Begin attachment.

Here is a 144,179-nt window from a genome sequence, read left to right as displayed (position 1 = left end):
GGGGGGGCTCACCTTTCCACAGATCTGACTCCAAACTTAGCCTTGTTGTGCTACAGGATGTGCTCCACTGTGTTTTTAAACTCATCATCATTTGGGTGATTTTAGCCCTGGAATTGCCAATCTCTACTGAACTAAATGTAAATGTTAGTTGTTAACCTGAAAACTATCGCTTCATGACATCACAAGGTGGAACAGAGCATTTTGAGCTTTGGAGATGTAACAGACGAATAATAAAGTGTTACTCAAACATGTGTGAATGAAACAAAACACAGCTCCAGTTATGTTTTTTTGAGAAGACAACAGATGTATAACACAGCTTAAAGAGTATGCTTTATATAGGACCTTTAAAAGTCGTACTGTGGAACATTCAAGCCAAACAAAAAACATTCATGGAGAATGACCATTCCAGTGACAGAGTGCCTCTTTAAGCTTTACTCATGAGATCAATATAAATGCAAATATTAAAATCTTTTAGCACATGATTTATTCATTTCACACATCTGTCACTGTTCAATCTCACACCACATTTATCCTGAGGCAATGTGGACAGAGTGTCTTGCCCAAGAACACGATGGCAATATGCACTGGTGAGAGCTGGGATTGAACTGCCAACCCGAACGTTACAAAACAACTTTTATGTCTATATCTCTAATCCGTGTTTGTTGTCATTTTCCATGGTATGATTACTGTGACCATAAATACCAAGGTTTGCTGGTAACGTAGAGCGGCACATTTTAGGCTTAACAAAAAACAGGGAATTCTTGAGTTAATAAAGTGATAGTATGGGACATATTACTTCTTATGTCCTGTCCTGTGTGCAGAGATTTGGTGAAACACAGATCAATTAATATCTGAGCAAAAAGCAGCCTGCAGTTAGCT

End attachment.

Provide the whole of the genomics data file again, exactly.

Here is a 144,179-nt window from a genome sequence, read left to right as displayed (position 1 = left end):
GGGGGGGCTCACCTTTCCACAGATCTGACTCCAAACTTAGCCTTGTTGTGCTACAGGATGTGCTCCACTGTGTTTTTAAACTCATCATCATTTGGGTGATTTTAGCCCTGGAATTGCCAATCTCTACTGAACTAAATGTAAATGTTAGTTGTTAACCTGAAAACTATCGCTTCATGACATCACAAGGTGGAACAGAGCATTTTGAGCTTTGGAGATGTAACAGACGAATAATAAAGTGTTACTCAAACATGTGTGAATGAAACAAAACACAGCTCCAGTTATGTTTTTTTGAGAAGACAACAGATGTATAACACAGCTTAAAGAGTATGCTTTATATAGGACCTTTAAAAGTCGTACTGTGGAACATTCAAGCCAAACAAAAAACATTCATGGAGAATGACCATTCCAGTGACAGAGTGCCTCTTTAAGCTTTACTCATGAGATCAATATAAATGCAAATATTAAAATCTTTTAGCACATGATTTATTCATTTCACACATCTGTCACTGTTCAATCTCACACCACATTTATCCTGAGGCAATGTGGACAGAGTGTCTTGCCCAAGAACACGATGGCAATATGCACTGGTGAGAGCTGGGATTGAACTGCCAACCCGAACGTTACAAAACAACTTTTATGTCTATATCTCTAATCCGTGTTTGTTGTCATTTTCCATGGTATGATTACTGTGACCATAAATACCAAGGTTTGCTGGTAACGTAGAGCGGCACATTTTAGGCTTAACAAAAAACAGGGAATTCTTGAGTTAATAAAGTGATAGTATGGGACATATTACTTCTTATGTCCTGTCCTGTGTGCAGAGATTTGGTGAAACACAGATCAATTAATATCTGAGCAAAAAGCAGCCTGCAGTTAGCT